Dr. Andrew Schicho, Naval Surface Warfare Center, Panama City Division mechanical engineer, led one of the five teams by building a ventilator prototype in support of the Department of Defense Hack-a-Vent Innovation Challenge. (U.S. Navy photo by Eddie Green)
Dr. Andrew Schicho, Naval Surface Warfare Center, Panama City Division mechanical engineer, led one of the five teams by building a ventilator prototype in support of the Department of Defense Hack-a-Vent Innovation Challenge. (U.S. Navy photo by Eddie Green)

Military scientists, engineers develop ventilator prototype in response to COVID-19

by Katherine Mapp
Naval Surface Warfare Center Public Affairs

PANAMA CITY, Fla. — In response to the COVID-19 pandemic, scientists and engineers at Naval Surface Warfare Center Panama City Division (NSWC PCD) are developing low-cost, easily-assembled, non FDA-approved ventilators that can be rapidly prototyped and used in both hospital and field settings. If approved, these prototypes could be used to support critical care requirements around the world.

During a period of only two weeks, the Department of Defense (DoD) Hack-a-Vent Innovation Challenge sought to ignite the brilliant minds and expertise of our Nation to respond to the threats overwhelming the medical system. Teams were charged with creating innovative prototypes using exclusively commercial-off-the-shelf items and/or 3D printed parts.

The NSWC PCD teams are comprised of mechanical, electrical, and systems engineers, as well as diving and life support subject matter experts, in addition to experts from the Naval Experimental Diving Unit and end-users, including medical professionals. The prototypes were developed and tested in partnership with NSWC PCD’s Center for Innovation.

Holly Gardner, NSWC PCD innovation lead, said this challenge identifies an emergent need that can be rapidly delivered across the globe through innovation.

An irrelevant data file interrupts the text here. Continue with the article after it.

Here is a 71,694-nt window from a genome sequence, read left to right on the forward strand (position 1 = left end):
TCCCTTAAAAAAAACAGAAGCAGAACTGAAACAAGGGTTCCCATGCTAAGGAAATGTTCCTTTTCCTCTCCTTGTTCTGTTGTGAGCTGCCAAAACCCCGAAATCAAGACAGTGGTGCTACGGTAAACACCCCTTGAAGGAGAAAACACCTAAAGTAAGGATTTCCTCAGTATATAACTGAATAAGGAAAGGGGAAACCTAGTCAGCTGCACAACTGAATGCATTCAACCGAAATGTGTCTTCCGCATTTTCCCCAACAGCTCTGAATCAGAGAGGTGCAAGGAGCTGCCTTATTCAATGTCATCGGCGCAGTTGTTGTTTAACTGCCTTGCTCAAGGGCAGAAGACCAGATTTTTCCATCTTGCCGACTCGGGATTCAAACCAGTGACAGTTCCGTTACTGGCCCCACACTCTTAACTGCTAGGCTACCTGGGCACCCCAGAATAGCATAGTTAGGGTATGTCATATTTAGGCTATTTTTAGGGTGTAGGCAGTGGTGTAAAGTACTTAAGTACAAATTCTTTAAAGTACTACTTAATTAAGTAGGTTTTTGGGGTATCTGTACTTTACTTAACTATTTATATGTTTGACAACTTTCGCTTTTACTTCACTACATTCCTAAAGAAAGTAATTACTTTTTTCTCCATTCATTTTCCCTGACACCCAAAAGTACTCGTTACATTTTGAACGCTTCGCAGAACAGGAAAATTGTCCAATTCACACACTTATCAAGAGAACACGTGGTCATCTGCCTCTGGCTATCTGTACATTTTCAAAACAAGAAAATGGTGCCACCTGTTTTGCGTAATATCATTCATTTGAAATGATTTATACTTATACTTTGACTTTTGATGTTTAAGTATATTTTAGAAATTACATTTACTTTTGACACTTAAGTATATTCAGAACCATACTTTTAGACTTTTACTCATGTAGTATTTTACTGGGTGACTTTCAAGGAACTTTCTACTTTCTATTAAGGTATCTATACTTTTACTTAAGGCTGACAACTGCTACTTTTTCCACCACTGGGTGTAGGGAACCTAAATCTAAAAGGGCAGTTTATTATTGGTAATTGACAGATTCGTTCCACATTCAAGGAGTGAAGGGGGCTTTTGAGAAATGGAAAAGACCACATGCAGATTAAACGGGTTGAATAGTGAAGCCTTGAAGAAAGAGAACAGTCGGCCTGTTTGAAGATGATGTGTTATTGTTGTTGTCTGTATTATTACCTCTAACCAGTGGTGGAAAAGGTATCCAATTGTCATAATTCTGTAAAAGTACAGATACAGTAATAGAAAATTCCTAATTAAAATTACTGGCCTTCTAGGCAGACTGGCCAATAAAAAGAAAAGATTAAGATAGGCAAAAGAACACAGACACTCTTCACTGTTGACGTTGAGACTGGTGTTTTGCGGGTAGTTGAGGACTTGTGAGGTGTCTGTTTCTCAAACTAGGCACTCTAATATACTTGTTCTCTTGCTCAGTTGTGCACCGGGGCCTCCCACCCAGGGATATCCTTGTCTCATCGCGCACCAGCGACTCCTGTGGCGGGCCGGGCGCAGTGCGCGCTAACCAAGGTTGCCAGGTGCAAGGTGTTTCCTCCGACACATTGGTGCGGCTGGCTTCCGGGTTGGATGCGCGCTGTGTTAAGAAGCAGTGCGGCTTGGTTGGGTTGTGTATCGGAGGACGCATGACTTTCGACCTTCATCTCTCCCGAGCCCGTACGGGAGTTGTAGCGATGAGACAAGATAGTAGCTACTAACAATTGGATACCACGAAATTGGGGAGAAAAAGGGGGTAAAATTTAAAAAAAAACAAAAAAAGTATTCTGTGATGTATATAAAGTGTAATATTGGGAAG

“This is personal to me. My brother, a former Navy flight surgeon, is an emergency medicine physician and medical center director for two hospitals in the Dallas area. He has survived war in Iraq and Afghanistan, and now he and his team are putting their lives on the line to save people affected by COVID-19,” said Gardner. “This battle is just starting and they are already running out of medical supplies.”

Dr. Andrew Schicho, NSWC PCD mechanical engineer and one of the team leaders, said he wanted to develop a solution for the call because, “aside from the tragic loss of life, the emotional toll this must take on our health care providers is almost unimaginable,” said Schicho. “Knowing that the United States does not have a ready supply of ventilators to support the estimated need, I decided right then that I wanted to help."

Schicho and his team decided that building ventilators was how they serve the best at a time like this.

“Many people dedicated their time and were all so encouraging of the work,” said Schicho. “What really drove this home for us is that that we were onto something, that what we were doing was important, and that this device could actually be used to save someone’s life “

Despite the aggressive deadline, the employees remained committed to the task because they know producing a viable solution will serve a greater need. NSWC PCD submitted five different proposals, one of which had a working prototype that met all of the requirements.

The DoD Innovation Challenge teams will be notified after the submission deadline and the top three submissions will be selected by a panel of experts and may be offered an opportunity to produce a functioning prototype by March 30.

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